The Jones-Carter Gallery in Lake City takes its name from the Jones and Carter Feed and Seed store that originally occupied this building. The brick warehouse was built around 1920 and sold grains, produce, and fertilizer to local farmers. Lake City was at one time a booming agricultural market boasting the highest strawberry production in South Carolina and the largest bean market in the world.
The building was vacant when it was restored in 2013 for a state-of-the-art gallery. The 3,000 square-foot space is the only Smithsonian-qualified gallery in the region, a designation it earned after a lengthy and discriminating application process which addressed details such as security and light filtration. The Jones-Carter Gallery opened in time for Lake City’s inaugural ArtFields festival and competition, showcasing works to art lovers from all over who attended the celebration.
The Jones-Carter Gallery is listed in the National Register as part of the Lake City Downtown Historic District:
The Lake City Downtown Historic District is a collection of sixty-two commercial buildings, forty-four of which are contributing to the character of the district, which illustrate the commercial development of the town between roughly 1910 and 1930. The district’s buildings reflect the one- and two-part commercial blocks found in towns throughout the nation, and represent stylistic influences ranging from the late Victorian period examples displaying elaborate brick corbeled cornices and pediments to the more simplified and stripped down Depression-era examples with typical low relief detailing and vertical piers. Corner stores and banks featuring either a Classical or Renaissance Revival style and the brick depot and surrounding brick warehouses help anchor the district along both the town’s Main Street and its broad intersecting railroad corridor.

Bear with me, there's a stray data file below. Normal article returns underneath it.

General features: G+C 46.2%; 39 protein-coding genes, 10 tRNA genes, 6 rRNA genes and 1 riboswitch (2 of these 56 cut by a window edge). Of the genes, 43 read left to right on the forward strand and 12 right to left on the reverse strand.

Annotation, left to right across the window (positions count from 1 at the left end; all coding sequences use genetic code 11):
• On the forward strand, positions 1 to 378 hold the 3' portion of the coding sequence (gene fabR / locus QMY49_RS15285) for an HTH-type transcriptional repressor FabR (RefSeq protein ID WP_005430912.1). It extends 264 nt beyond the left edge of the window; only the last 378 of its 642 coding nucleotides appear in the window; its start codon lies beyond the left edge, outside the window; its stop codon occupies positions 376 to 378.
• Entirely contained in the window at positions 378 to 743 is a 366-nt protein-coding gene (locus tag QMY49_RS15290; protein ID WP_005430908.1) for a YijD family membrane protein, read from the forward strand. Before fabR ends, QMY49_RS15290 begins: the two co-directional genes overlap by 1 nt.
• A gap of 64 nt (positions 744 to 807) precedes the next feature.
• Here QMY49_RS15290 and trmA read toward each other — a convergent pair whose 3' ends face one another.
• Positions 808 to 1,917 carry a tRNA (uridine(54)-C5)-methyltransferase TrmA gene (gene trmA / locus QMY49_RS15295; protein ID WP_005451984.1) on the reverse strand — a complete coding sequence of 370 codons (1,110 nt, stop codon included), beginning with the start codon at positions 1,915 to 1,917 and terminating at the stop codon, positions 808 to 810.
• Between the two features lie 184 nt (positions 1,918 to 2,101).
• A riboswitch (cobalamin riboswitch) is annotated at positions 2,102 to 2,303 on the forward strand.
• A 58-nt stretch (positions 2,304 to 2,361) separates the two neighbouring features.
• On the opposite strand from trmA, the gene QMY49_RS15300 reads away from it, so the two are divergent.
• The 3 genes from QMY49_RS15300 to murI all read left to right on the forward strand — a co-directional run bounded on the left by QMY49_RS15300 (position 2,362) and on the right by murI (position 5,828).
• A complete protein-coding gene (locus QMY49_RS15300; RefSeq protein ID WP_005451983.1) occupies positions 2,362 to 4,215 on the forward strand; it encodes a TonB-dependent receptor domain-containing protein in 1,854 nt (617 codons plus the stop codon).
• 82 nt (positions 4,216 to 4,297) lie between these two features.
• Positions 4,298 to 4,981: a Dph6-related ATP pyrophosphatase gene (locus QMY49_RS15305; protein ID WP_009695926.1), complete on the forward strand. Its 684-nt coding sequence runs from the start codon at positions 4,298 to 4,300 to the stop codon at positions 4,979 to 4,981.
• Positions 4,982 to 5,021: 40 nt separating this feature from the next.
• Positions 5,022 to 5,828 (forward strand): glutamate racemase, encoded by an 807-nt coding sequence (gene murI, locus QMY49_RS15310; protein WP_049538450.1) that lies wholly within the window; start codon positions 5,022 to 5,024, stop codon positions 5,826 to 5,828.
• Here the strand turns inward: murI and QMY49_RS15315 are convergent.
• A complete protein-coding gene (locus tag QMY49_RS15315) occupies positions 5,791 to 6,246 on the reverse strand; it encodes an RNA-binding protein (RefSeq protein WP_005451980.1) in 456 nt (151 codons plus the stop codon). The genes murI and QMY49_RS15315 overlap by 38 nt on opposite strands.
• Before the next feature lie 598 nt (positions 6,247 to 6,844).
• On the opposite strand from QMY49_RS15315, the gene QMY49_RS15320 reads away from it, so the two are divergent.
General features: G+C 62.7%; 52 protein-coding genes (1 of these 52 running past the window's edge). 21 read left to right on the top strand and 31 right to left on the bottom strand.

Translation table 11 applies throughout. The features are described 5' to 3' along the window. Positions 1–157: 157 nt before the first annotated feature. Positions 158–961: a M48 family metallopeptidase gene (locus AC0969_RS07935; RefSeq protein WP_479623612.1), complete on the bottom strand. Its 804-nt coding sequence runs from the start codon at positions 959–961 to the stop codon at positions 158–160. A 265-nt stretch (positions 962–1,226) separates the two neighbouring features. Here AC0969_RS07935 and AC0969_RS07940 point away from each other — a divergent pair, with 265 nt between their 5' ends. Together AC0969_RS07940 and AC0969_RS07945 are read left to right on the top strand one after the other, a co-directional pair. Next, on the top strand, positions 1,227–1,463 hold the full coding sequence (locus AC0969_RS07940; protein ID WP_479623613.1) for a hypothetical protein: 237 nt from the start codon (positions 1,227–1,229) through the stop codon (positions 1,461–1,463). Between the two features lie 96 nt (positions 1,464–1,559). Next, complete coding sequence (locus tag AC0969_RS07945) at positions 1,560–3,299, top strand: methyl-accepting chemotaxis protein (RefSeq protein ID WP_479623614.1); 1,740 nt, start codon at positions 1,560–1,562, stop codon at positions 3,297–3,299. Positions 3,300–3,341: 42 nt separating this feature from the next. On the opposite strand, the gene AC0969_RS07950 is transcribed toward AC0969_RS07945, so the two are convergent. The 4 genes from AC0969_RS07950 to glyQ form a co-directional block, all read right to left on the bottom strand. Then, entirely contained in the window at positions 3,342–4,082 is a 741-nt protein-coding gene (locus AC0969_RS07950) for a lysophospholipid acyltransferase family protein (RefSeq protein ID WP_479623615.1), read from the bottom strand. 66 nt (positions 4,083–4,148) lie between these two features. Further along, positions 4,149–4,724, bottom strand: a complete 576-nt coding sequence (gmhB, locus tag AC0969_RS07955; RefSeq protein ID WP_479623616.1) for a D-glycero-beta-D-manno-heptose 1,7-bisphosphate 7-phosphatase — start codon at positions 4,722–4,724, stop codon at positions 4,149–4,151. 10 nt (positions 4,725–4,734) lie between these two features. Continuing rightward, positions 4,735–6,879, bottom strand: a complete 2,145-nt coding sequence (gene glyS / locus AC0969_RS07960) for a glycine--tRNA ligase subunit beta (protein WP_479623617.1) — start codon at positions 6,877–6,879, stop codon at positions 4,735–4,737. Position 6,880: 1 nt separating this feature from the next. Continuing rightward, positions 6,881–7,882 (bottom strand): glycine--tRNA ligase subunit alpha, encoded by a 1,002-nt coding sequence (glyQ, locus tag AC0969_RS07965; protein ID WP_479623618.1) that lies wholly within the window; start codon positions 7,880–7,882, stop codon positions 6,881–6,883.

Lake City once had the most diversified agricultural market in both North and South Carolina, marketing such produce as strawberries, snap peas, cucumbers, squash, limas and other assorted vegetables. From its season opening the last of April through the end of July, the city’s agricultural market sold assorted produce. From August 1st until late autumn, the area operated as the state’s second largest tobacco market. As a result of the growth of agriculture in the area in the early twentieth century, the downtown area businessmen began replacing older frame buildings with new brick structures. The success of local cash crops gave a more expendable income to the average farmer in Lake City and was extremely instrumental in changing the face of the downtown area.